Today we have an excellent guest post from Nick at Whiteside Seed! There are a lot of misconceptions about organic seeds out there. Today Nick is going to shed some light on some of the most common myths of organic seeds.
Over the course of the last couple of decades we’ve been faced with a new choice. Not that the choice wasn’t available to make before that, but for thirty years we didn’t even consider the impact of hybrid vegetables being a staple at the supermarket. With the advent of genetically modified crops, people are suddenly starting to have some pretty strong opinions. Things are changing now. We see things that we haven’t seen before. We want to save our own seeds and we don’t want to be persecuted for it. We want tomatoes that don’t taste like Styrofoam and don’t have the texture of raw potato. We want staple vegetables that aren’t saturated in petroleum based fertilizers and pesticides.
The powers that be would have us think differently. They cite statistics heralding hybrid and GMO crops as the way to save the starving masses. What many of these overly-educated politicians don’t understand is that these crops are significantly less nutritious than their predecessors. Not to mention their bathing in petroleum-based fertilizers, herbicides and pesticides can cause multiple problems within the human physiology… and within the ecosystem. And there are plenty of independent studies that have been done to prove it.
After the Second World War we took on a posture of arrogance. We stopped the Nazis. We ended terror. We were responsible for the bulk of the world’s manufacturing. For some unknown reason we still think we’re better than every other country on the planet. But we haven’t even called for GMO labeling practices when other countries (countries we’re much better than, by the way) have adopted such policies. Even Russia has a non-GMO policy. And we’ve expanded our debt exponentially. Jefferson would be so proud. By the way, he was an avid gardener at his beloved Monticello and he never had a complaint about the production of his favorite heirloom crops.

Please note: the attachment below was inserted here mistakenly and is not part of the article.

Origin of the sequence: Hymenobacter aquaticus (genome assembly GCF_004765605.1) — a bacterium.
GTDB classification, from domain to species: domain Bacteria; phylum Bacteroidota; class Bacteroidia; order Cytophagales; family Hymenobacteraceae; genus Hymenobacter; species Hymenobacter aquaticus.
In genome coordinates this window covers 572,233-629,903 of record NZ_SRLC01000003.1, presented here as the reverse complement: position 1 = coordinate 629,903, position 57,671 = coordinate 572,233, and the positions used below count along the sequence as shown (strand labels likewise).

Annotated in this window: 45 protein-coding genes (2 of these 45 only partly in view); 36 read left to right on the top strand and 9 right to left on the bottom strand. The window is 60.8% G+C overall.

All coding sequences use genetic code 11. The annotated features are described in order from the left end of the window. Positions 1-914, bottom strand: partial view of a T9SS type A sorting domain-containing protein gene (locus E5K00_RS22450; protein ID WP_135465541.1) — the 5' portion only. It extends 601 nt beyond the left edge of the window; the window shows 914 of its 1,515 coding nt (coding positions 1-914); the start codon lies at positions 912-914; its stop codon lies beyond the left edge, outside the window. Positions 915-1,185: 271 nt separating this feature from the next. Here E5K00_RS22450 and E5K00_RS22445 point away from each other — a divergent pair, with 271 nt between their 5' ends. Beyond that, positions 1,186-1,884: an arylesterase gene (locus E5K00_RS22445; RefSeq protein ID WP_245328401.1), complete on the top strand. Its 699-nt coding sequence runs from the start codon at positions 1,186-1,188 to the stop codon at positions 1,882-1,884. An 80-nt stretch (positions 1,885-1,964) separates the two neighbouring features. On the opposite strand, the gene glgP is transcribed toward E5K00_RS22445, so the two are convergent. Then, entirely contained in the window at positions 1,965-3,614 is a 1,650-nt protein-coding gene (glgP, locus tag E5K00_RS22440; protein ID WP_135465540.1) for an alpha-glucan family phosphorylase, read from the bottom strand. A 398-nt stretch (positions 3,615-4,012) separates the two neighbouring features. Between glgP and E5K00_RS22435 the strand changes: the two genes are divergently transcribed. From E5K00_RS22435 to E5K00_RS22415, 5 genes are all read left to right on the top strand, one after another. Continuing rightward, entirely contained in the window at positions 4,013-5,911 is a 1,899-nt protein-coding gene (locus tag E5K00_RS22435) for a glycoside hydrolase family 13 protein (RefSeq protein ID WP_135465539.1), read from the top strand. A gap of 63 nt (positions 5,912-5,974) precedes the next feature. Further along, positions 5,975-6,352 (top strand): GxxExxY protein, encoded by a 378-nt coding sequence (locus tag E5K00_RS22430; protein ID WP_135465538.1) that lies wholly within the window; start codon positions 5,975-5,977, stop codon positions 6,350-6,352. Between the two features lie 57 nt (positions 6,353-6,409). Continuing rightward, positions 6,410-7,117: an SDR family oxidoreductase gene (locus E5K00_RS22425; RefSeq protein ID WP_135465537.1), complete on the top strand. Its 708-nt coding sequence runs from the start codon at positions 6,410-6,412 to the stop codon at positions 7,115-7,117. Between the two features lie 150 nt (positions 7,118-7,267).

But let’s talk semantics for a moment. Just because something is Certified Organic does not mean that it is heirloom. You can grow hybrids “organically”. You can also grow GMOs “organically”. Being “Certified Organic” only means that you have paid the USDA or your state extension of the USDA some money to tell you that your crops are “organic”. When, really, you’re only sticking to their chemically based rules. You can find this info here. And just because your favorite heirloom seed company isn’t “Certified Organic” doesn’t mean that your seeds aren’t organically grown. I know of many heirloom seed companies that are barely scraping by to keep these seeds in circulation and simply can’t afford to have the government tell them their seeds pass their ridiculous standards by way of their technical “organic” blackmail. And most of these companies grow organically… authentically.
You can be assured of this, however: People that sell heirloom seeds aren’t pulling your leg. Hybrid seeds are too expensive to sell at heirloom prices. GMO seeds are even more expensive than hybrids and would be light-years beyond availability for these, as yet, small companies. They fill your orders with minimal staff and profit margins. And they’re entirely dedicated to heirloom seeds. After all, why would you work for an heirloom seed company for twelve dollars an hour when you could work for a hybrid or GMO supplier for twice that?
I only mention this because heirloom seeds are my business. We’ve been questioned numerous times (too many to count) about the “organic” status of the nearly extinct varieties we’ve been increasing for release in my company. And we’re making excellent progress on some of these rare varieties that people haven’t eaten for decades. For the last nine years my partner and I have done this without compensation and we could not be happier with the response we’ve been getting from our supporters. But with this new fad of “organics” I felt I needed to clear up some of the blurred lines between heirlooms, hybrids and GMOs.
So, I’d like to leave a few links to some great heirloom seed websites. These are people that I know and have worked with extensively. And I can vouch for their seeds. Maybe they consider me their competition, but I figure we’re all in this together.